One Million Bones

I am excited to be participating in a workshop next Friday at UNC in Charlotte with Naomi Natale founder and director of One Million Bones. The following is an excerpt from her website, " One Million Bones is a collaborative art installation designed to recognize the millions of victims and survivors who have been killed or displaced by ongoing genocides and mass atrocities in Sudan, the Democratic Republic of the Congo, and Burma. 

Our Mission is to create a visible movement that will increase global awareness of these atrocities while raising the critical funds needed to protect and aid displaced and vulnerable survivors. 

For One Million Bones to realize its vision, we need people to create and donate bones for this event." 

Stay tuned for a recap of my bone making experience ~ 

North Shelby School

I worked with the students at the North Shelby School in Shelby NC to develop artwork around their school. The artwork became a means of pride for the students and the surrounding community. North Shelby provides services to students in Cleveland County Schools between the ages of three and twenty-one who have significant intellectual disabilities. The music is by Micheal Franti and Spearhead. Micheal has inspired me to be active in my own community.

A Jig


Jesse James Lott

Folk Artist: Jesse James Lott

Jesse James Lott is a janitor at Cleveland Community College in Shelby, NC. He is a folk artist. He draws pictures of  small engines and tractors on anything he can get his hands on, including the church bulletins. He likes to spend his time fixing engines. He has two dogs, Uncle Bearhead and Uncle Chiphead. These dogs often show up driving one of his tractors. The music is produced by Kendra and Teru and used from Creative Commons.

Sally Jacobs Featured on HGTV

In 2003, HGTV's program "Building Character" featured Sally Jacobs' studio and living space. Please wait about forty seconds before the show will start.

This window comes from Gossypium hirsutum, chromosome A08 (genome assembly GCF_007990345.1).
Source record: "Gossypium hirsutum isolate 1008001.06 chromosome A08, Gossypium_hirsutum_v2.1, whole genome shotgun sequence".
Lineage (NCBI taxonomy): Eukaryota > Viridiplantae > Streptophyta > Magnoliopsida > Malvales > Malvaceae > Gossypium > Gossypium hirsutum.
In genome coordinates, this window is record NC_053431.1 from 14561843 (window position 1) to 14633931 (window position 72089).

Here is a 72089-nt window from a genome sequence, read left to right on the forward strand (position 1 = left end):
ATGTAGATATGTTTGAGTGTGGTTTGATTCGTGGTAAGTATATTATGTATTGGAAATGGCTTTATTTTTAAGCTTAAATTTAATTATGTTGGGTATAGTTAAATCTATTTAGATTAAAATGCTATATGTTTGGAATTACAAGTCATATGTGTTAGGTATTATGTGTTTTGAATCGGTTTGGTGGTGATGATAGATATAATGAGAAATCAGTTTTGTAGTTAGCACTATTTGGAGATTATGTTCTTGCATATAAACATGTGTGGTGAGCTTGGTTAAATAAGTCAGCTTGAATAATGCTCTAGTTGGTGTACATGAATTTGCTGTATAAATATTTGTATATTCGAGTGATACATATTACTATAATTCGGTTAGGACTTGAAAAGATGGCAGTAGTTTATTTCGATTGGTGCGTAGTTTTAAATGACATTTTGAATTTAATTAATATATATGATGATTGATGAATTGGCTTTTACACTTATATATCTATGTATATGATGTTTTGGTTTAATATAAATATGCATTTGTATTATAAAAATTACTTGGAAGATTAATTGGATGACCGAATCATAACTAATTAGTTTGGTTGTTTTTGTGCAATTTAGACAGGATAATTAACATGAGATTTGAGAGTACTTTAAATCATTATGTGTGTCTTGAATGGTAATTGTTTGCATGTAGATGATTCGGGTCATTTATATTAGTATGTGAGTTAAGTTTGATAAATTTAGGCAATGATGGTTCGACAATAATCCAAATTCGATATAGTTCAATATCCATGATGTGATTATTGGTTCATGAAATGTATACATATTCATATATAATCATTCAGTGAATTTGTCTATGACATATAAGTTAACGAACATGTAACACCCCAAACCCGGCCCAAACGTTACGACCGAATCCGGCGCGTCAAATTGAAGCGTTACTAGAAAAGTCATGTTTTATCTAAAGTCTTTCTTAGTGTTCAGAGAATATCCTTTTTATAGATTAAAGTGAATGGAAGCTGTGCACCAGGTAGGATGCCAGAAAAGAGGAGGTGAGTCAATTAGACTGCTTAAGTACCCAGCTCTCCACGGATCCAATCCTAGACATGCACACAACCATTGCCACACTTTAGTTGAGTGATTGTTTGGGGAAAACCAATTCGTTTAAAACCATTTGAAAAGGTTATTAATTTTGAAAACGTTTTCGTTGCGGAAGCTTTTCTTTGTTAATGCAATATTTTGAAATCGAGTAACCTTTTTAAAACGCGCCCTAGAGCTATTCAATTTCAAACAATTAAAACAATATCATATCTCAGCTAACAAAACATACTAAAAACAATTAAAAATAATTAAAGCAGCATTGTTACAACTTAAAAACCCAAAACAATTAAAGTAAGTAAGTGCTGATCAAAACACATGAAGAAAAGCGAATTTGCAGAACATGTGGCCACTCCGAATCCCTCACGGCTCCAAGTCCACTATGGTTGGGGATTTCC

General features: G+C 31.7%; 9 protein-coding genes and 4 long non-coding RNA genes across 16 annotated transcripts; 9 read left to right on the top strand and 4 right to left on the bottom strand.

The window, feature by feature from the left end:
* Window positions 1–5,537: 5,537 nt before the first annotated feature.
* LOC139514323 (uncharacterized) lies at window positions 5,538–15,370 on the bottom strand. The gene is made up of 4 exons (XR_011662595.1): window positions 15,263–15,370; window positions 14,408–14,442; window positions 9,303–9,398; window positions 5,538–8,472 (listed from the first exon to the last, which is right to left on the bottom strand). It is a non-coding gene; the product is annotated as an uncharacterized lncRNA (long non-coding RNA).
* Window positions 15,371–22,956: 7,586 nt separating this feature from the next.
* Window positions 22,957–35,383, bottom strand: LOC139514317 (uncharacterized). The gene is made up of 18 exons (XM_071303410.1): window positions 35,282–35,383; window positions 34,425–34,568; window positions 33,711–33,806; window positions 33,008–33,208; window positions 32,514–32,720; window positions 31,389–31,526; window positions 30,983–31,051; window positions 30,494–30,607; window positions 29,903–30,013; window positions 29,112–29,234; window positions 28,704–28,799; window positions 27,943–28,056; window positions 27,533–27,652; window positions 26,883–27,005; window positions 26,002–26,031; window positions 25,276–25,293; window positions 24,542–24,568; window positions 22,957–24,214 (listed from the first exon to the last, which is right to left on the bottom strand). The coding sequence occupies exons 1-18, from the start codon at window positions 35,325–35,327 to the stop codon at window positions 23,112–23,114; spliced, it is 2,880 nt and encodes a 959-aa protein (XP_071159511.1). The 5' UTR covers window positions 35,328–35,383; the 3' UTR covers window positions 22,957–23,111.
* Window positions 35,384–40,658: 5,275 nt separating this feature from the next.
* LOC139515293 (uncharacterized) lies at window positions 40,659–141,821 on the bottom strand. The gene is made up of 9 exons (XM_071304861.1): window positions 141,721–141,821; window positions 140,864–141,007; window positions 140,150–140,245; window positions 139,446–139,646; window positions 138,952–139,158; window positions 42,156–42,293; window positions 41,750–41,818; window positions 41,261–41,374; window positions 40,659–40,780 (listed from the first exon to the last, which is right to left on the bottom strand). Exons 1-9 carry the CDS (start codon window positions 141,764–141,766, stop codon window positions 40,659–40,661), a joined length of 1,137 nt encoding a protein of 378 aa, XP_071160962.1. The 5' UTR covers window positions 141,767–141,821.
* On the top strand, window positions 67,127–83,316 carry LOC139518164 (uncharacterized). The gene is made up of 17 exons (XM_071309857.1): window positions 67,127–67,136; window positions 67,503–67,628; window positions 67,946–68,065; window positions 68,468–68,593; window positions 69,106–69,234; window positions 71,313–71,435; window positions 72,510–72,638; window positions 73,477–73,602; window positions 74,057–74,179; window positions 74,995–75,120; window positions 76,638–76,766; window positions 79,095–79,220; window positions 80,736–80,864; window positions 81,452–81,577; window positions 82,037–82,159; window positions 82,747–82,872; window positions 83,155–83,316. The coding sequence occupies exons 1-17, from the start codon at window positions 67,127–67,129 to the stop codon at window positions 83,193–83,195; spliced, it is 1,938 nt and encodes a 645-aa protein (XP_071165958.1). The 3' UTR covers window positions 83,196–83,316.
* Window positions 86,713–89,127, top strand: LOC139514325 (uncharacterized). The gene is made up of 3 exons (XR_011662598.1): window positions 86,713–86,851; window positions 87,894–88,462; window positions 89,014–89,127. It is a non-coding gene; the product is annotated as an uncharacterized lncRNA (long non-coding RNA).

Artist Sally Jacobs took one look at a decaying livery stable in downtown Shelby, N.C., and immediately had a vision for the home she wanted to create. Jacobs wanted a space that was full of color, texture and whimsy.

The 1908 stable and buggy stand was a sort of taxi stand of its day. Architect Roger Holland helped Jacobs convert the 4,000-square-foot stable into a home and studio, using a barn door to connect the building's two spaces. The central hallway runs through the space once filled with horse stalls. Creative touches in the house include walls without ceilings, a floor made of an old rodeo poster and bright blue and yellow walls.

Dr. Everette

My painting chosen to be shown at the NC Community College system virtual art show is of a special neighbor and friend, Dr. Everette Thombs. Dr. Everette is a truly remarkable man. He has been a practicing physician for more than 35 years. His kindness extends not only to mankind but also to all living things. My husband, I and my two year old son all work together with Dr. Everette each summer to harvest a large plot of land growing fresh fruits and vegetables. Dr. Everette works the garden after long hours visiting patients and rounds at the local hospital. He can be found walking in the evening through the garden, with my young son, showing him how things grow, how to nurture the earth and how to watch for even the smallest of changes. He shares childhood stories with him of growing up in the south. As one of nine children, he shares the importance of working together.

His kind spirit and gentle demeanor moved me to document this special man in our lives. I intentionally choose a palette that is earthy and warm like him, like the earth. The painting is small to create intimacy. I deliberately choose to intensify the hot pink color of his shirt to symbolize the excitement my son has when he sees Dr. Everette in the garden. Painting, for me, is a way to record the world around me. I do not think of this work as a portrait as much as I do a musical note in the score of a song. 

To see the painting of Dr. Everette on display, click here.

Translation of Nature 1

My wife’s focus to translate timeless moments through painting is my inspiration for discovering my own translation of our family through video manipulation. Through this art form, my hope is to mimic my wife’s abstract color, space and figure with that of my son’s innocence in painting. For those of us who have reached forty or older, time seems to be sped up, fleeting, and we try hard to hold onto something that can ground us from a race to the finish. I believe youth and members of our family and community can help with grounding our lives in the moment. In “Translation of Nature 1,” I begin with my wife painting with our son. Then, I alter the video, attempting to scatter colors and toss “stories” around the frame. When I look at my son painting on video, I am reminded of the fleeting moment and the importance of life. In real time, static and friction often derail my ability to stay in the present. Only I can focus back to what is necessary.

Scott Temple

Sand Dance

The Phone Call

© Sally Jacobs 2011